Optimization of phenol degradation by Antarctic bacterium Rhodococcus sp.

This study focused on the ability of the Antarctic bacterium Rhodococcus sp. strain AQ5-14 to survive exposure to and to degrade high concentrations of phenol at 0.5 g l-1. After initial evaluation of phenol-degrading performance, the effects of salinity, pH and temperature on the rate of phenol degradation were examined. The optimum conditions for phenol degradation were pH 7 and 0.4 g l-1 NaCl at a temperature of 25°C (83.90%). An analysis using response surface methodology (RSM) and the Plackett-Burman design identified salinity, pH and temperature as three statistically significant factors influencing phenol degradation. The maximum bacterial growth was observed (optical density at 600 nm = 0.455), with medium conditions of pH 6.5, 22.5°C and 0.47 g l-1 NaCl in the central composite design of the RSM experiments enhancing phenol degradation to 99.10%. A central composite design was then used to examine the interactions among these three variables and to determine their optimal levels. There was excellent agreement (R2 = 0.9785) between experimental and predicted values, with less strong but still good agreement (R2 = 0.8376) between the predicted model values and those obtained experimentally under optimized conditions. Rhodococcus sp. strain AQ5-14 has excellent potential for the bioremediation of phenol.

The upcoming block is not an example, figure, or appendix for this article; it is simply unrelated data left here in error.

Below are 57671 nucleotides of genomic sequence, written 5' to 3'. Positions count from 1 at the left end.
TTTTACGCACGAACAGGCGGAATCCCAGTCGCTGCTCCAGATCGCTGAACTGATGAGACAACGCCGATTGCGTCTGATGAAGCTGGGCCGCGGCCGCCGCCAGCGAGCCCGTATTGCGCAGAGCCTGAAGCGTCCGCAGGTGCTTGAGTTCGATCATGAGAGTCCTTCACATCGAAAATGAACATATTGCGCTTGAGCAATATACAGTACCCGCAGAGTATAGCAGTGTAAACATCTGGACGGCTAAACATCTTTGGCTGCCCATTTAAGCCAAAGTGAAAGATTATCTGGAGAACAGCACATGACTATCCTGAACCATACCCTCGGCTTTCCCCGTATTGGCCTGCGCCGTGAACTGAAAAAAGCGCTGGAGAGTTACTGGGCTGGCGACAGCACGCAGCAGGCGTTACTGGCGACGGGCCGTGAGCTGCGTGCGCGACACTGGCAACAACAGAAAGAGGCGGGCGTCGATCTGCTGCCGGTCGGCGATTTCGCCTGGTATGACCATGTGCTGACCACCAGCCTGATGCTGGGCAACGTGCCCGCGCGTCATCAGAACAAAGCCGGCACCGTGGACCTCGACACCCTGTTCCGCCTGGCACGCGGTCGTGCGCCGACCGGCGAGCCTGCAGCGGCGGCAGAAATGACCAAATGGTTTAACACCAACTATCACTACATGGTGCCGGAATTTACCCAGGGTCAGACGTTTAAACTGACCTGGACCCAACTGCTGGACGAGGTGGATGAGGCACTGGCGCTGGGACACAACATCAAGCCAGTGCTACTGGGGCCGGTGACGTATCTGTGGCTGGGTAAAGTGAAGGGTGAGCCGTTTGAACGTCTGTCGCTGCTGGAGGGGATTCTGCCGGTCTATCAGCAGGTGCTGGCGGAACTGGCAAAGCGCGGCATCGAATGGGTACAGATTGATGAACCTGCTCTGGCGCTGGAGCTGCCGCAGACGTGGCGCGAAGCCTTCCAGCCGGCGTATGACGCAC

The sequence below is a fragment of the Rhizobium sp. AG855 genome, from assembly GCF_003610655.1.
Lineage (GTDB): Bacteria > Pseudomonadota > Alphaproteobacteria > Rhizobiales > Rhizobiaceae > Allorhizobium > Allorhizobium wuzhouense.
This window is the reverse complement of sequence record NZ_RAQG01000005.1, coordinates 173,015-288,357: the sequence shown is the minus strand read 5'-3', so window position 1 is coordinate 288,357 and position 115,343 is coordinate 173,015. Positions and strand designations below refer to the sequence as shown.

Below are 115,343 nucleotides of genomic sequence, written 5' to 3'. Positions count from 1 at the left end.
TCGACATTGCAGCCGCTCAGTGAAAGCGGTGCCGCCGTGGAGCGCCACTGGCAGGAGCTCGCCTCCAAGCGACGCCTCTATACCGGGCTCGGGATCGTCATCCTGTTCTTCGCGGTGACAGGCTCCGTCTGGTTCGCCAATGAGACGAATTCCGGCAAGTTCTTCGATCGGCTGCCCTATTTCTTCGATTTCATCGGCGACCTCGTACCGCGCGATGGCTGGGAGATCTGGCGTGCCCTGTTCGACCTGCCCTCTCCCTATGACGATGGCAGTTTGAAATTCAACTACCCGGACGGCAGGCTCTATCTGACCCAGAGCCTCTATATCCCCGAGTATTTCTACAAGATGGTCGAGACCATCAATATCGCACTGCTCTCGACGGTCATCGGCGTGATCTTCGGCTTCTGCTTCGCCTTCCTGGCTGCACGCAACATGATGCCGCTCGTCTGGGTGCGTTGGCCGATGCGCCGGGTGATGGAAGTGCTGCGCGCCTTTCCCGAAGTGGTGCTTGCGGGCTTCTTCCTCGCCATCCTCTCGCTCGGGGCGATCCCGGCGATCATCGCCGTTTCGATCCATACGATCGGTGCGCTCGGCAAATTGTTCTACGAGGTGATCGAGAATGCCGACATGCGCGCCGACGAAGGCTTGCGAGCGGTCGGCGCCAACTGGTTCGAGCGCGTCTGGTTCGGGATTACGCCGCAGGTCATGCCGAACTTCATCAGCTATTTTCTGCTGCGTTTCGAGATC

Publication status:
Authors: Tengku-Mazuki, Tengku Athirrah, Subramaniam, Kavilasni, Zakaria, Nur Nadhirah, Convey, Peter ORCIDORCID record for Peter Convey, Abdul Khalil, Khalilah, Lee, Gillian Li Yin, Zulkharnain, Azham, Shaharuddin, Noor Azmi, Ahmad, Siti Aqlima

On this site: Peter Convey
1 December, 2020
Antarctic Science / 32
10pp / 486-495
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